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A few years before she died, my mother gave me her two best casserole dishes. Enclosed within that gesture (along with love) was so much that was painful and resigned, so much that spoke without words, of renunciations.

Practical to a fault, Mom had insisted, quite rationally, that these two delicate, white-porcelain vessels with sprigs of flowers were only in her way. But once, they hadn’t been.

Back then, my mother had given wonderful parties, and she had hosted unforgettable holiday meals, including years and years of Thanksgiving dinners. For days in advance, she would bake and clean and polish and fuss, pretending to mind it, but secretly enjoying every moment of planning.

On party night, before the guests arrived, my sister Ruthie and I would be dispatched to bed, but it was expected – and accepted – that we would spend the evening crouched at the top of the steps watching and listening, lost in the fascinating, baffling world of grown-ups.

Holidays had a kind of magic. They linger in memory. As do the white casserole dishes, so fine, graceful and always pressed into service.

“Now don’t drop them!” my mother would caution, as my sister and I felt oddly privileged to be drying them after Mother had gently washed the dishes in oceans of suds.

Those casserole dishes reached back to another time, a time when I watched my mother as hostess in unabashed awe as she moved about, knowing exactly what to say and when to smile.

My mother had some parties after my father died, but they were never the same. Even the laughter seemed muted.

But on a few holidays, we still sometimes gathered in the small apartment my mother had moved to, and those two English porcelain casseroles were back in service. We always joked that even a small army could not go hungry, given the epic proportions of those gorgeous servers.

Then gradually – no one could say precisely when – all holidays were celebrated elsewhere. Aunt Dorrie’s. Cousin Betty’s. Ruthie’s place or mine. Did they begin to remind her, too painfully, of a past that had slipped away, taking with it her parties and her long, long hold on Thanksgiving? And how did she know the precise moment to pack them in layers of tissue paper and hand them over to me along with all they represented?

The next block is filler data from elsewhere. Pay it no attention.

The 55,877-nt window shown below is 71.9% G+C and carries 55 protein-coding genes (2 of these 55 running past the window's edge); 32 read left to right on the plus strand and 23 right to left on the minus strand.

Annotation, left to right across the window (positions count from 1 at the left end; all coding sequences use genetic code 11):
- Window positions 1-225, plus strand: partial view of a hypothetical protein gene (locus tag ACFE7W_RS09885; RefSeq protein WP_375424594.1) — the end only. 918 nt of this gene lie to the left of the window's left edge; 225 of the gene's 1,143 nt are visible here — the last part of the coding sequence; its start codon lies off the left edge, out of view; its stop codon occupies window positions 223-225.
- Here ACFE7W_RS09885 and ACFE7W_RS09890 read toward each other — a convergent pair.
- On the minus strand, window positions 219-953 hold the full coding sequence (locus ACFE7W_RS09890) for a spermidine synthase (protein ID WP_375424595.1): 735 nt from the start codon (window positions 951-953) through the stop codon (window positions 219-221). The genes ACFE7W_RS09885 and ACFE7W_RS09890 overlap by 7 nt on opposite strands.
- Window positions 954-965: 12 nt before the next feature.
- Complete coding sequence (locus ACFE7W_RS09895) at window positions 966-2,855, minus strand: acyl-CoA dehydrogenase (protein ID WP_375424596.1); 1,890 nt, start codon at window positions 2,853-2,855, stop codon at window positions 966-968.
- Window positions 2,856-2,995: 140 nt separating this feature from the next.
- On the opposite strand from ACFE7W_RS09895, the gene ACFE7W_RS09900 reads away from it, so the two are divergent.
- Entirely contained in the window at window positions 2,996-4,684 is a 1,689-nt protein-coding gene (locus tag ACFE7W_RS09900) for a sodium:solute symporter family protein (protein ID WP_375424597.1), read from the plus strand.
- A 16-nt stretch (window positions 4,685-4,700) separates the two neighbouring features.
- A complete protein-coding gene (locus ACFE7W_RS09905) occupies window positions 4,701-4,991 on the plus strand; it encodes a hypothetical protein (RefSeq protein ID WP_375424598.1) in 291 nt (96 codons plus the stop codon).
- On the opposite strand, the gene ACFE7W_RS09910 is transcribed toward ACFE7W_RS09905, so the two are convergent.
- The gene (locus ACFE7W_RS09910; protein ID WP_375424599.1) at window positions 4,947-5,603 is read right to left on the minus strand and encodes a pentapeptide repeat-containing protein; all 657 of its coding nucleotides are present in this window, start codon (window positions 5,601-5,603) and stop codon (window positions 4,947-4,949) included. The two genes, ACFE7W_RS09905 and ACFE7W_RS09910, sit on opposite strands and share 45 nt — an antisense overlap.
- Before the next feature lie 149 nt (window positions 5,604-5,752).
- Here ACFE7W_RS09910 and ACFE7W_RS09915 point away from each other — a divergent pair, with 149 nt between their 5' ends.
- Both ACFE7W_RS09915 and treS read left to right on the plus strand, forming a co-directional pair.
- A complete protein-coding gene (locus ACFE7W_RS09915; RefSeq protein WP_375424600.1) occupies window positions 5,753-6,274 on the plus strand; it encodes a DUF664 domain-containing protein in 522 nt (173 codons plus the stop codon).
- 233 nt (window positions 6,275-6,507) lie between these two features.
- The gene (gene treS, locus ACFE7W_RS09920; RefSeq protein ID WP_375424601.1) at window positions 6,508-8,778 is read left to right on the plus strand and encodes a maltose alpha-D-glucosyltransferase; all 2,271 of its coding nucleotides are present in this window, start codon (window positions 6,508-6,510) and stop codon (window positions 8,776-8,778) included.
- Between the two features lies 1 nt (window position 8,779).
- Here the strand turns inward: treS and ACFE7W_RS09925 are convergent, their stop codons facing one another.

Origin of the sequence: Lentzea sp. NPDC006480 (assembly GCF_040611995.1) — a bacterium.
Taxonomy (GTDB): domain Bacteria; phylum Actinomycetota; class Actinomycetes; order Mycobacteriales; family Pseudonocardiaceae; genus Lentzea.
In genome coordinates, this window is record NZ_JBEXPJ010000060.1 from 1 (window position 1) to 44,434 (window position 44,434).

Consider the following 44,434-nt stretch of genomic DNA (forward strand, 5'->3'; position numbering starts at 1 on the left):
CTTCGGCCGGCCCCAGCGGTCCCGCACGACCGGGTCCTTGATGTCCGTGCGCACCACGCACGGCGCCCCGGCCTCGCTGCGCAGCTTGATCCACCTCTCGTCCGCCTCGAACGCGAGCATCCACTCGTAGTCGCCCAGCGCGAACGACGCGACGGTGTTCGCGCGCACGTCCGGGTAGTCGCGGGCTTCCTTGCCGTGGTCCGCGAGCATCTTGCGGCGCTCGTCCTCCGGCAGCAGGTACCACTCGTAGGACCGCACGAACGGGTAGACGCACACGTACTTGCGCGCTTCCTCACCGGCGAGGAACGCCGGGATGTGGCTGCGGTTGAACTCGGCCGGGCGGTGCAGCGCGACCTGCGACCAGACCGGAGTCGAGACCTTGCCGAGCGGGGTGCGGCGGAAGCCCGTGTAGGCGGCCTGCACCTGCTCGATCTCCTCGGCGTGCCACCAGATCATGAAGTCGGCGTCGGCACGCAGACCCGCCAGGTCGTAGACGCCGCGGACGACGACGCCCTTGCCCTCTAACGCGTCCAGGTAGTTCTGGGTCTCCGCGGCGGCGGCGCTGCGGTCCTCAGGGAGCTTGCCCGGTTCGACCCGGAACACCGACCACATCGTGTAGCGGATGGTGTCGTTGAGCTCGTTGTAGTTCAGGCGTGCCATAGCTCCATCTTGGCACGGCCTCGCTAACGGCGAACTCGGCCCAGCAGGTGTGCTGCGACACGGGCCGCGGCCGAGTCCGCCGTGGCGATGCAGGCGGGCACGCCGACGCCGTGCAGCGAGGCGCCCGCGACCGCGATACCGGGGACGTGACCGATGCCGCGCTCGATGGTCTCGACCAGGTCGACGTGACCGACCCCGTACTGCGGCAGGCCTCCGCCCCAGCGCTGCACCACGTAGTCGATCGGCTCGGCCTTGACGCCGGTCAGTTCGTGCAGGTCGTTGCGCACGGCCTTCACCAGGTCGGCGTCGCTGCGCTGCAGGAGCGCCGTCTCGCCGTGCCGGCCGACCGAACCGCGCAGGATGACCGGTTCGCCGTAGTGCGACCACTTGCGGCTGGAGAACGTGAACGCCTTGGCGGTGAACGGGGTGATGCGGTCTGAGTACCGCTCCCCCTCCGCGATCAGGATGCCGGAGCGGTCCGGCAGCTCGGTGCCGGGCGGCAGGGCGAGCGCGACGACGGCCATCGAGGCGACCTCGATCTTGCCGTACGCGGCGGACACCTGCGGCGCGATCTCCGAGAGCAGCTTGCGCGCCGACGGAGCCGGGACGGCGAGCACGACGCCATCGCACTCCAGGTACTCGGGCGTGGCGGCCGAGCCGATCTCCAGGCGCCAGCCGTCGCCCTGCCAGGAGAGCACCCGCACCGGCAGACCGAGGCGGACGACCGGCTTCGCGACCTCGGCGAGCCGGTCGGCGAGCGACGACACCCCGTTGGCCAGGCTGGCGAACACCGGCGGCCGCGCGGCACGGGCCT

My mother was a sensible lady. She didn’t hang on to bygones. But something – the quiver in her voice, the flicker of regret in her beautiful green eyes – told me that she, too, recognized the symbolism of those casseroles with their fluted lids. We spoke not a word. But in a single instant, my mother and I knew that once more, in a long chain of smudged endings and beginnings, we were letting go of what was.

Now, years later, as I find myself wanting to give our daughters things I cherish, I better understand how that feels. I think they call it “passages.” They say it’s a natural part of the life cycle, this passing on of family treasures.

So why, did I find myself wiping away tears recently as I wrapped those two beautiful, fragile white casserole dishes in layers of tissue paper to transport to our daughter Jill’s home, one only a few miles away from her late grandmother’s?

But oh my, what miles represent.

Light years of family memories. Of generations gone. Of family Thanksgivings that were not of the Norman Rockwell sort, but were uniquely ours.

This year, on Thanksgiving Day at Jill’s, I will volunteer to wash my mother’s casserole dishes by hand, separated from the mountain of all other holiday dishes. And you can be sure I will handle them with tender loving care as I gently place them in our oldest daughter’s china closet.

Sally Friedman can be reached at sfriedman@sjmagazine.net.

November 2016
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